African-American

BOOK REVIEW: “Life Lessons from My Father” Provides Guideposts for Life

by Greg Hoots

Recently, a good friend of mine whom I’ve never met sent me a book from their home on the East Coast. It was a brief eighty-two pages in length and left me with a thousand questions, wishing for more.  The book, Life Lessons from My Father—Things Dad Used to Say, was authored by John Fouts Gardenhire, a retired professor of English at Laney Community College.  Gardenhire wrote about his father’s wisdom, empathy, and kindness in a way that demonstrates his boundless love and respect for his dad, Shirley Richard Gardenhire.

Two views of Shirley Richard Gardenhire provide bookends for the sage advice by which he lived.

John Gardenhire’s father, Shirley, had been born on his father’s farm in Wabaunsee County in 1891, the grandson of freed slaves from Tennessee. Shirley Richard Gardenhire excelled in the rural schools of Wabaunsee County, before enrolling at Alma High School where he was an outstanding athlete and an honor student. Shirley Gardenhire graduated with honors, excelling in the study of Latin.  Upon graduation from Alma High School in 1911, Gardenhire enrolled at Kansas State College at Manhattan on a Latin scholarship, graduating in 1915.

Shirley Gardenhire discovered upon graduation from college in 1915 that there were no jobs for a Black man with a college degree in Alma, Kansas.  He went to Topeka, seeking employment, and discovered the same doors were closed to African-American men in Topeka.  He found that Black men, if they were very lucky, worked for the railroad, and he was hired as a truck mechanic at the Atchison, Topeka & Santa Fe Shops in Topeka. For the next forty years, Shirley Gardenhire worked for the Santa Fe, while he and his wife Carrie, raised their three children in East Topeka’s “Mudtown.”

John Fouts Gardenhire relates how his father often had short phrases of wisdom to which he occasionally referred in sharing a short story with his children. The words of advice are resounding, yet sensitive; thoughtful, yet direct.

Each chapter is a short story, patterned after Shirley Gardenhire’s formula for writing “the five-paragraph essay.” Chapter one is titled, “It Does Not Hurt You To Be Nice To People.” Chapter 13 is titled, “Being ‘Colored’ Means That You Have To Work Harder, So Do It.” Chapter 15 is titled, “Never Step On an Ant That Isn’t Bothering You.” Chapter 30 advises, “Always Clean Up Your Own Messes.”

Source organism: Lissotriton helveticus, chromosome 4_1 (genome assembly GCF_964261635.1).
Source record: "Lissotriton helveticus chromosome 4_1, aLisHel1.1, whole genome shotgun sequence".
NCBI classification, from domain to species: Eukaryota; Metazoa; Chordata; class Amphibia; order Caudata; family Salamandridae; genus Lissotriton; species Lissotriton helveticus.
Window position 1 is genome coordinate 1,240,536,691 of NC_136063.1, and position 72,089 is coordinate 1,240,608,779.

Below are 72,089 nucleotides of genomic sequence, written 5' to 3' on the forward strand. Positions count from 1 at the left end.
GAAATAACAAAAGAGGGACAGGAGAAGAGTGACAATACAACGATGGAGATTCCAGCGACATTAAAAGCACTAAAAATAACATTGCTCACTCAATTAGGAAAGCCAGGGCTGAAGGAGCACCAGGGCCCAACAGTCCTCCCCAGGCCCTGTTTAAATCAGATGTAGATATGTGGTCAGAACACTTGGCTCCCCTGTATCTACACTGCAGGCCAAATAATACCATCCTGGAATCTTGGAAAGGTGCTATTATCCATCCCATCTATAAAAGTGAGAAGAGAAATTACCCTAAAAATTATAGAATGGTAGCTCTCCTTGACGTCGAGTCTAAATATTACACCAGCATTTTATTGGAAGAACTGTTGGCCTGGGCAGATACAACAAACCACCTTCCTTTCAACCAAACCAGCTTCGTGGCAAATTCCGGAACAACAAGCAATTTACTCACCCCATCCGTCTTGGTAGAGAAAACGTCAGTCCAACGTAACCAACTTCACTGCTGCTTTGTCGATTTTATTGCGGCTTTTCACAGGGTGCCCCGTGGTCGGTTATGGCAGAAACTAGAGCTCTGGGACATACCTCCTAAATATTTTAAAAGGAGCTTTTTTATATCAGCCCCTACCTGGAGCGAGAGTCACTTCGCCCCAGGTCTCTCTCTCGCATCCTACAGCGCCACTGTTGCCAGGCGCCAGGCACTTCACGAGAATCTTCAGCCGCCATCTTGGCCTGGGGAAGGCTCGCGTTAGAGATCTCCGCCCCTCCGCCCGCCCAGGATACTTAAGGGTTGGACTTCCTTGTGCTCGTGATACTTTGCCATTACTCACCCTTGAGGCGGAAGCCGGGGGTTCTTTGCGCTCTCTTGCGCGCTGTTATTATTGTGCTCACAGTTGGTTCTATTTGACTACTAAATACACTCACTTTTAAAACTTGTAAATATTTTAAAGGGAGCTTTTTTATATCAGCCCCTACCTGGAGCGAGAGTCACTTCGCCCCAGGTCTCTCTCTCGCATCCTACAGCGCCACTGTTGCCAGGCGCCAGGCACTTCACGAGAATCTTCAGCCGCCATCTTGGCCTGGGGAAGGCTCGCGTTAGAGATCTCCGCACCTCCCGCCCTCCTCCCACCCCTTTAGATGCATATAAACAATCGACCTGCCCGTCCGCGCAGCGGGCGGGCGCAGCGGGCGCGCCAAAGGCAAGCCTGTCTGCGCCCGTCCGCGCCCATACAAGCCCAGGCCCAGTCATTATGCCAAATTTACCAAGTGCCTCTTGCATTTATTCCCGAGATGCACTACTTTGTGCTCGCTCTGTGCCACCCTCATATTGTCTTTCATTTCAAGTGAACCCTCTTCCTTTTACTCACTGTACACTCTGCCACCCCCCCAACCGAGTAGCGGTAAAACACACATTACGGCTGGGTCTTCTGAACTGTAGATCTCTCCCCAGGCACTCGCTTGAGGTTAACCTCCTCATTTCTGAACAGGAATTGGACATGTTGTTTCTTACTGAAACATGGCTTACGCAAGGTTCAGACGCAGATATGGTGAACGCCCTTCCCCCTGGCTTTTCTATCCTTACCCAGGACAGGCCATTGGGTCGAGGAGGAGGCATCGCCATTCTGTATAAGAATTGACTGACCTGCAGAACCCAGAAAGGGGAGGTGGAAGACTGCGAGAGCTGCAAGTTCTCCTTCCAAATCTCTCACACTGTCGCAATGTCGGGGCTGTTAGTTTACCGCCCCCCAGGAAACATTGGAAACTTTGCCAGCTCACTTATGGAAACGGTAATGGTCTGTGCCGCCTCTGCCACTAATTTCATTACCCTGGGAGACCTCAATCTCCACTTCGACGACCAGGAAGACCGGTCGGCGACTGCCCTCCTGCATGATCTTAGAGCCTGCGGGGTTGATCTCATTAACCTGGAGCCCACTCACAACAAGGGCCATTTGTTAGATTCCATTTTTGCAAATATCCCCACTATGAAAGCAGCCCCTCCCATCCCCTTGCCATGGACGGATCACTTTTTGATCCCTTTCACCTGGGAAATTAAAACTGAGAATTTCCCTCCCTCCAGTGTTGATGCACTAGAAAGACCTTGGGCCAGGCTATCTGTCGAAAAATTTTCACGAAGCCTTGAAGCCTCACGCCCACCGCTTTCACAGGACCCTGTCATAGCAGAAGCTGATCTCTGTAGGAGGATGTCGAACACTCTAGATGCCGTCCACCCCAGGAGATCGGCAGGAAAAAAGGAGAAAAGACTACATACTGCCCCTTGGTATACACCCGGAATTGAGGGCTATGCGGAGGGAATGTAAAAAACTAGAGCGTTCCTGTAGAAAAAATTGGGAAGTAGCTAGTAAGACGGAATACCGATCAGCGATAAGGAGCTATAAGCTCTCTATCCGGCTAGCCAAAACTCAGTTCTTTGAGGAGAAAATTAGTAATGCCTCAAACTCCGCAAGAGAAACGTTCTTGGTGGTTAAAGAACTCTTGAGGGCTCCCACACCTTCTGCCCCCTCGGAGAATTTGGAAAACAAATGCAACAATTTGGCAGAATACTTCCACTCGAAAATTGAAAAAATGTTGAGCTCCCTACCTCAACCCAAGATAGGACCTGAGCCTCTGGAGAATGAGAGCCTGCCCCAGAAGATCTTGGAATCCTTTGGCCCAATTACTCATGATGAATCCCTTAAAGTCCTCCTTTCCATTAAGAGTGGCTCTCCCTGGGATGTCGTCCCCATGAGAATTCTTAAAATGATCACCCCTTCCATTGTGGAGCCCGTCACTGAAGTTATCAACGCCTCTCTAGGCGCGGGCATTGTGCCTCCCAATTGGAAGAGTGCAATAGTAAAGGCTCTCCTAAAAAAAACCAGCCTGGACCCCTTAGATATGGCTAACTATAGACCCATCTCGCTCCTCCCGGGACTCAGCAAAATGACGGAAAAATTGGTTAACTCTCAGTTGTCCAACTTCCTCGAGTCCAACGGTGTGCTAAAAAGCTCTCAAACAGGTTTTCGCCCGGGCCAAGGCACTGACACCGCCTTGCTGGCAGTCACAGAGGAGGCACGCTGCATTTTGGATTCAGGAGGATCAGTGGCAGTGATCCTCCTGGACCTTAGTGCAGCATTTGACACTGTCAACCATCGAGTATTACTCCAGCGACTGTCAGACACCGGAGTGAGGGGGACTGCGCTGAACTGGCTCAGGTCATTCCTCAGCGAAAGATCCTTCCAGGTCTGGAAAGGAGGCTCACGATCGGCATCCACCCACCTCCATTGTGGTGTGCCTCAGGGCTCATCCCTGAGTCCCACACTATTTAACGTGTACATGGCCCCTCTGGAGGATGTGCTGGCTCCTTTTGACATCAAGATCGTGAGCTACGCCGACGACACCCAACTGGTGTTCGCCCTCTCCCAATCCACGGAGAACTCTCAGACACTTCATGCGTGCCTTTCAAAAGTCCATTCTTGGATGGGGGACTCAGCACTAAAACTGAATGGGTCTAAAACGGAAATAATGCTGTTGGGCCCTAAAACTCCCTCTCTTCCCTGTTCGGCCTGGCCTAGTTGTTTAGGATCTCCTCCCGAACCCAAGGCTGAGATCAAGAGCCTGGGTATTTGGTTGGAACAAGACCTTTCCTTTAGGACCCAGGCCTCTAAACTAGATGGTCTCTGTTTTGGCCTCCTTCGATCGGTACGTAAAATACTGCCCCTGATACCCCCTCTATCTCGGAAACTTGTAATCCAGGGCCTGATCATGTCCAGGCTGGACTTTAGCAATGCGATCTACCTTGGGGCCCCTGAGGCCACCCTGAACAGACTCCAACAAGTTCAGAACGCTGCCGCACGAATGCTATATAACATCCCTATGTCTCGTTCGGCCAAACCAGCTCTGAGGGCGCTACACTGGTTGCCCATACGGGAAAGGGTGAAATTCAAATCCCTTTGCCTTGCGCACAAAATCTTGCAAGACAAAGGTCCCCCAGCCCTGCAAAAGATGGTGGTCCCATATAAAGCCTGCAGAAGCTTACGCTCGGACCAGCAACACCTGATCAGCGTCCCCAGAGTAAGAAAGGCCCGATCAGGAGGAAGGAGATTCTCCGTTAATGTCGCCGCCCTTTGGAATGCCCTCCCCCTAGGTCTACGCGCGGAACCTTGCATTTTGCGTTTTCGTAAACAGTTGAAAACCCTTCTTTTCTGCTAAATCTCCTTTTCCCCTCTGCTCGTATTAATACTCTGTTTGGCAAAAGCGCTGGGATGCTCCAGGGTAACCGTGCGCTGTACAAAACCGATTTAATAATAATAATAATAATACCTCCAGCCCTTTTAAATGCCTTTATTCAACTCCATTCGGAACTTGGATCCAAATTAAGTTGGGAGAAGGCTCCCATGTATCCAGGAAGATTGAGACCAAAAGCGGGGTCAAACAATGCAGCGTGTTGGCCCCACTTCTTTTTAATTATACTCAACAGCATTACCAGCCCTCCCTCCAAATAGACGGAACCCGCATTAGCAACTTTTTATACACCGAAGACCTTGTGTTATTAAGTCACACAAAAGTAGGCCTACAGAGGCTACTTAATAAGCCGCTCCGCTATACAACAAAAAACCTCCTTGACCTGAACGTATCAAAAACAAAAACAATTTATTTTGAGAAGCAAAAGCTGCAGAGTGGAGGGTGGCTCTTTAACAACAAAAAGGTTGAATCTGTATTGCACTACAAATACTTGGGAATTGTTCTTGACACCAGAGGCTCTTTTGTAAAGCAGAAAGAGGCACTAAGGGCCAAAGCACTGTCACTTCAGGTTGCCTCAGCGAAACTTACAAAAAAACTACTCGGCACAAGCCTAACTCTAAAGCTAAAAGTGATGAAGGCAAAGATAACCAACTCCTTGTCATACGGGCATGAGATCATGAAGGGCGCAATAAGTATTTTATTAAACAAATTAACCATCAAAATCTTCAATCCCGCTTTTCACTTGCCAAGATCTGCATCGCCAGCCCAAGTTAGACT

In the addendum to the volume, John Gardenhire adds twenty-three more “sayings” that his father penned, instructing his children in life. In that group, Gardenhire advises, “Lead or Follow, It’s Your Choice.”  The final two pieces of advice on the list note, “There is a difference between chicken salad and chicken shit,” followed by “Know the Difference.”

Gardenhire’s book contains words of wisdom for life that everyone today would be better for having read it.  While John Gardenhire is a wonderfully adept writer, the book speaks volumes about his father, Shirley Richard Gardenhire, a true renaissance man.

Gardenhire’s book is a gem and a must-read for everyone.

Life Lessons from My Father is available at Amazon.com, if you don’t have a friend who sends you a copy.

 

1 reply »

  1. Greg, this is George Bowers, Arizona. I think you’ll remember me for helping as I helped fill in some perspective on Jake Copeland and verified that A.L. Peoples, who was a juror on the odd murder trial of the Snokomo man who killed his neighbor in the 30’s was my grandfather.

    I have been wondering if you’d be interested in researching and creating a post about my Great Great Grandfather Bowman (sometimes spelled “Boman”) Younker. He settled 8 miles north of Eskridge on what is now Coyote Road. About a 1/2 mile east of K-4. He settled there in 1868-69 after bringing his wife and family from Iowa.

    The interesting part of his story is that he enlisted in the 3rd Indiana Mounted Volunteers (Cavalry) in 1861 and served until 1864. (His enlistment was for 3 years) Shortly after the 3rd Indiana Mounted Volunteers formed they were absorbed into the Union Army. Eventually, they became a part of General John Buford’s 1st Div. Cavalry Corps. And as such, they became the first troops to engage the Confederate soldiers of Robert E. Lee’s Army of Northern Virginia at the Battle of Gettysburg, July 1-4, 1863. Bowman’s troopers were in Company D. They were a part of Buford’s plan to picket soldiers every 3-4 feet apart on the ground to engage the forward troops of General Heth as they entered Gettysburg on the Chambersburg Road on July 1st. Every fourth Cavalryman held four horses while the other three became foot soldiers in the battle. They fought a delaying action while Union infantrymen were making their way to Gettysburg on “Quick Time” marching. Eventually, the Cavalry withdrew to the heights of Cemetery Ridge so that the Union could hold the high ground.

    Of interest is that the Cavalry had been recently issued repeating carbines, While most soldiers had single shot muskets or rifles.

    After discharging, Bowman moved to Iowa, married and then after a couple of children were born, moved his family to the Keene area.

    Frank Frost wrote his obituary when he died and published it in the Eskridge Star-Independent.

    Of further note, Bowman was wounded at Gettysburg, but served in much more action before he terminated service as a Sergeant.

    He was a member of the Cary Post American Legion in Eskridge and his Civil War service eventually paid him a small pension

    Please contact me at 480-239-5055.

    George Bowers

    >

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